In my very first Team Manager role early in my career, my employer put all of us through the Myers-Briggs personality test (also known as MBTI).
It said I was quite introverted and thinking more than feeling. About a year later, they put us through the test again and I had morphed into a much more extroverted person, who was now more feeling than thinking.
The Call Centre Manager proudly advised me that the dramatic change was due to their investment in me as a ‘leader’ and evidence that the development of my managerial skills was working.
Which is all very nice.
But it turns out, that the Myers-Briggs testing is not really based on any kind of recognizable science. I think we all assume it was, since it’s been so heavily adopted in business but uh uh – not true.
Did you know that it was developed by daughter and mother, Isabel Myers and Katherine Briggs during the second world war with the intention of producing a useful test that would allow women entering the workforce to be assigned jobs that would be best suited to their personalities (oh dear!)?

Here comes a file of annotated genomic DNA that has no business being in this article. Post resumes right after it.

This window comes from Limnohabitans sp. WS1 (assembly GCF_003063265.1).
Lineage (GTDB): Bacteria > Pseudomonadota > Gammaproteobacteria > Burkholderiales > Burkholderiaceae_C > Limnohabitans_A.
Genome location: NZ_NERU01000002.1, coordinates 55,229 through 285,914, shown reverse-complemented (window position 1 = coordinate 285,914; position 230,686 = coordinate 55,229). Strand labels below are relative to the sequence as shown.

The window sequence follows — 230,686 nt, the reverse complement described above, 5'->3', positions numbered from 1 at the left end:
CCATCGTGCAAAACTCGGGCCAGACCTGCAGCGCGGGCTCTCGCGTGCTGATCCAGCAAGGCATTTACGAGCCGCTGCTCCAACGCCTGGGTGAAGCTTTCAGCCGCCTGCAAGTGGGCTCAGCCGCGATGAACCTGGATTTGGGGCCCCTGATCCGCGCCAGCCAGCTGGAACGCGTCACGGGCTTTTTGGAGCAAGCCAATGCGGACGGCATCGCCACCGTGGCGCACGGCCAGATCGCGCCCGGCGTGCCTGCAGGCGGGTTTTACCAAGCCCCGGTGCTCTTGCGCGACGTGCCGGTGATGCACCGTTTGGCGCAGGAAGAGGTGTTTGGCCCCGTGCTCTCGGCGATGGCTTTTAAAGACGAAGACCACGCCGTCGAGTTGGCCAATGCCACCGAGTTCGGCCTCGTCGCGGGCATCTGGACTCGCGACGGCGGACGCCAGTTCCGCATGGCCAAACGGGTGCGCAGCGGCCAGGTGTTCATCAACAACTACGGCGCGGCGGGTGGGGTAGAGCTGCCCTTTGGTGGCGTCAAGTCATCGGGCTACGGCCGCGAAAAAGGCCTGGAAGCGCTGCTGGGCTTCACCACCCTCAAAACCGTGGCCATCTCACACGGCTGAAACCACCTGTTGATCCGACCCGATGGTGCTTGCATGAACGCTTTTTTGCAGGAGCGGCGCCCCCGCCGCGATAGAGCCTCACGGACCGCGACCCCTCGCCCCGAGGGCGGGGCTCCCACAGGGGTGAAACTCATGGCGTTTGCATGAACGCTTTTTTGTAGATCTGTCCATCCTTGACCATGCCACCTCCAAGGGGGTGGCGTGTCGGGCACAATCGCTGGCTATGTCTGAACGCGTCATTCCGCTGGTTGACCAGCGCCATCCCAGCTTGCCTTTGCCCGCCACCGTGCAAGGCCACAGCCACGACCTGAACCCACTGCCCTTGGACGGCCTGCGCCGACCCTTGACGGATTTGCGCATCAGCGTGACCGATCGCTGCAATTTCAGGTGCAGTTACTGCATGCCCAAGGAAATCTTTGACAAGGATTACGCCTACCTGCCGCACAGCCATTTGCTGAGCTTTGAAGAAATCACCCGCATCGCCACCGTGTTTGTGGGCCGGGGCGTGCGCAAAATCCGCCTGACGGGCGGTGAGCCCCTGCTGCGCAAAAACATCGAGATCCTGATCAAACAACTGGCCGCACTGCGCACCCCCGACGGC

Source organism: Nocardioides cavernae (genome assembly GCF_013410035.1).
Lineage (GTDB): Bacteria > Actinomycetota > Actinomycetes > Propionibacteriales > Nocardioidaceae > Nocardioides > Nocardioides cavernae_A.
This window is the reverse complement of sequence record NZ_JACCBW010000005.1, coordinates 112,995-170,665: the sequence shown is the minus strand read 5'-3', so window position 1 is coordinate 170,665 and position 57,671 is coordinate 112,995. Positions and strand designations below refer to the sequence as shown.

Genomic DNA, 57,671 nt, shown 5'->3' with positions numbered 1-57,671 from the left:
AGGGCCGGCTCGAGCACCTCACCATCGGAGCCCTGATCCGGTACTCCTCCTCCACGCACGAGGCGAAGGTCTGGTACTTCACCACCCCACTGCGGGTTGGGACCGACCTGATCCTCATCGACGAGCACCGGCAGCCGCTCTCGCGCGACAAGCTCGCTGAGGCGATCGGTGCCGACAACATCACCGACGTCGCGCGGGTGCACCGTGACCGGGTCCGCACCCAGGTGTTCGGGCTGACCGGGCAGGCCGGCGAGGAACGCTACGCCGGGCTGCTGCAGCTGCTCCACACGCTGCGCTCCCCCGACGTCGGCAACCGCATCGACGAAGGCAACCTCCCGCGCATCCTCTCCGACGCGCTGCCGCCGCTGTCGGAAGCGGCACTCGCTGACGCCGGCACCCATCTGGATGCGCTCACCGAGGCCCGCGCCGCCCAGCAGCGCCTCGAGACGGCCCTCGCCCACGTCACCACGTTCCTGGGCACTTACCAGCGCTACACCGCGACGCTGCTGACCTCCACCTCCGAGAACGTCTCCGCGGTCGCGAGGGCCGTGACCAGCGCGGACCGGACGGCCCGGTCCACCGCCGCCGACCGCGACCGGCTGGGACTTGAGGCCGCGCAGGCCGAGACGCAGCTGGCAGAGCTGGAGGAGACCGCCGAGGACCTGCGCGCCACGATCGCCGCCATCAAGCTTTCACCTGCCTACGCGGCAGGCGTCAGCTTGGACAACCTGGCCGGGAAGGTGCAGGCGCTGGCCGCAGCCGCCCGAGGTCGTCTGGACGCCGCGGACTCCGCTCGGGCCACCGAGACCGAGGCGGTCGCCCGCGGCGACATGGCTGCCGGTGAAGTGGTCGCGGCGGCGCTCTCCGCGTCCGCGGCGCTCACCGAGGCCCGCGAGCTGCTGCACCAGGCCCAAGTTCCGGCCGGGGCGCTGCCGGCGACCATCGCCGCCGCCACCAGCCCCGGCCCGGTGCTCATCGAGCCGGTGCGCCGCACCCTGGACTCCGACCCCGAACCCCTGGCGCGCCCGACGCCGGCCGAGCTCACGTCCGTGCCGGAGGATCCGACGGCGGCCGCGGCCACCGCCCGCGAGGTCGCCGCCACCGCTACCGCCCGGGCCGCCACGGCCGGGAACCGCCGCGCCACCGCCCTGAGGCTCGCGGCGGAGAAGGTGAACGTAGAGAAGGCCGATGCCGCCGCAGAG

Yes – they did a great job of building on the work of Jung and probably helped lots of woman (and men) return to the post-war workforce. But the world has moved on. At least, the science world has.
Myers-Briggs is unscientific. It doesn’t recognize other traits and splits everything into black and white (can’t I be both a ‘thinking’ and a ‘feeling’ person?). It’s not repeatable… the same person taking the same test is only around 50% likely to get the same result. So when I completed the test as a young manager, the difference in my results was less to do with my development and more to do with how I felt at the time.
So why has business adopted it so heavily? You’d be hard-pressed to find an experienced manager who hasn’t heard of it, or indeed completed the test at least once…
I call this the horoscope effect. Horoscopes work because they talk about personality traits we all have and they are overwhelmingly positive. We all recognize a little of ourselves in each horoscope:
Horoscope: You, my dear Virgos are compassionate and generous.
Person: I am compassionate and generous! You so get me.
The other reason it prevails is that it is so widely adopted and well known. Over 2 million people take the test each year. It’s the “if everyone is using it – it must be true” adage.
My old Call Centre Manager certainly did develop my management skills. But I’m not sure they needed to pay for the Myers-Briggs testing to prove it.
One thing, I have certainly learned to question everything. Next time someone suggests using Myers-Briggs in your organisation, take a moment to think about what outcome you are looking for and perhaps explore some other ways of getting there.